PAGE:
This Cell article, by Posth et al, made it clear that Anzick man and the Paleoamericans from Brazil shared DNA. They wrote that "The oldest individuals in the dataset show little specific allele sharing with present-day people.".
Cosimo Posth et al wrote "To obtain an understanding of how the ancient individuals relate to present-day ones, we computed f3- and f4-statistics, which estimate allele sharing between samples in a way that is unbiased by population-specific drift (Patterson et al., 2012). The oldest individuals in the dataset show little specific allele sharing with present-day people. For example, a 10,900 BP individual from Chile (from the site of Los Rieles) shows only slight excess affinity to later Southern Cone individuals. In Belize, individuals from two sites dating to 9,300 and 7,400 BP (Mayahak Cab Pek and Saki Tzul) do not share significantly more alleles with present-day people from the region near Belize than they do with present-day groups elsewhere in Central and South America. In Brazil, genetic data from sites dating to 9,600 BP (Lapa do Santo) and 6,700 BP (Laranjal) show no distinctive shared ancestry with present-day Brazilians (Figures 2 and S1; Table S1), although the Laranjal individuals do show potential evidence of shared ancestry with a 5,800 BP individual from Moraes (Table S4), confirmed by the statistic f4(Mbuti, Brazil_Laranjal_6700BP; Brazil_LapaDoSanto_9600BP, Brazil_Moraes_5800BP), which is Z = 7.7 standard errors from zero. We detect long-standing continuity "
Anzick man shares DNA with the paleoamericans in Brazil. The author's of this study noted that "The distribution of this statistic f4(Mbuti, Test; USR1, Anzick-1) confirms previous findings that Anzick-1 relatedness is greatest in Central and South Americans and lowest in North American groups (Table S4) (Rasmussen et al., 2014), with the exception of the California Channel Islands, where the earliest individuals from San Nicolas Island around 4,900 BP show some of the highest Anzick-1 relatedness, consistent with an early spread of Anzick-1-related people to these islands followed by local isolation (Scheib et al., 2018) (Figure S2D). "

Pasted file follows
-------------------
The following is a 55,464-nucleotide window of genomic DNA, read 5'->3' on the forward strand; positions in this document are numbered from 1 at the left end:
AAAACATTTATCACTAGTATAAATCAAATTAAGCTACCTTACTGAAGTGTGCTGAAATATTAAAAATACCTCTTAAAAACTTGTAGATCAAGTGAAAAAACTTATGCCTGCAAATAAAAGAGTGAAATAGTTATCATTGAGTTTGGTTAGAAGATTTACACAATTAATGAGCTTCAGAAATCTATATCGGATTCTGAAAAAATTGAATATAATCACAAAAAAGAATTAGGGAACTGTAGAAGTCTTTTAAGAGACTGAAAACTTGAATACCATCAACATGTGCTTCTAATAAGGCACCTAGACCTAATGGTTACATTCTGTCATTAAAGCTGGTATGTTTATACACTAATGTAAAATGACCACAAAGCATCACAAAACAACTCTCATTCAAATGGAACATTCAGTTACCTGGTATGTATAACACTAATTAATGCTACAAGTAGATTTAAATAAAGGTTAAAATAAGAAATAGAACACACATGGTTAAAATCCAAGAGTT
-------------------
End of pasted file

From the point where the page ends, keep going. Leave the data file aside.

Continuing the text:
The D haplogroup is the Asian name for the African M1 haplogroup. The South Anzick and South Americans carried the D haplogroup. Posth et al , wrote: " The D4h3a mtDNA haplogroup has been hypothesized to be a marker for an early expansion into the Americas along the Pacific coast (Perego et al., 2009). However, its presence in two Lapa do Santo individuals and Anzick-1 (Rasmussen et al., 2014) makes this hypothesis unlikely (Figure S7; Table S3; STAR Methods). "
Only skeletons 3000 years old show affinity to modern mongoloid Indians. This is not surprising because the earliest mongoloid Indian skeletons date to 6000 BC.
Although the the genetic evidence does not show that the Paleoamericans did not have affinity with the Melanesians, Australians, researchers have tried to make a new reconstruction of Luzia.
In reality the genetic evidence discussed by Posth et al, makes it clear there was no reason for artists to make the fake construction Luzia .
This is a fake reconstruction once you look at the reconstruction you can see that the face of the original reconstruction was negroid, while the final product looked Caucasian. Look at the reconstruction the lips are larger and the nose is wider.
In summary, the Posth et al articles makes it clear that the Paleoamericans do not look like modern mongoloid Indians. It also makes it clear the Paleoamericans carried the same DNA in North and South America.
Cosimo Posth ,Nathan Nakatsuka ,Iosif Lazaridis, Lars Fehren-Schmitz ,Johannes Krause . David Reich. (2018). Reconstructing the Deep Population History of Central and South America. Cell, VOLUME 175, ISSUE 5, P1185-1197.E22, NOVEMBER 15, 2018, https://www.cell.com/cell/fulltext/S0092-8674(18)31380-1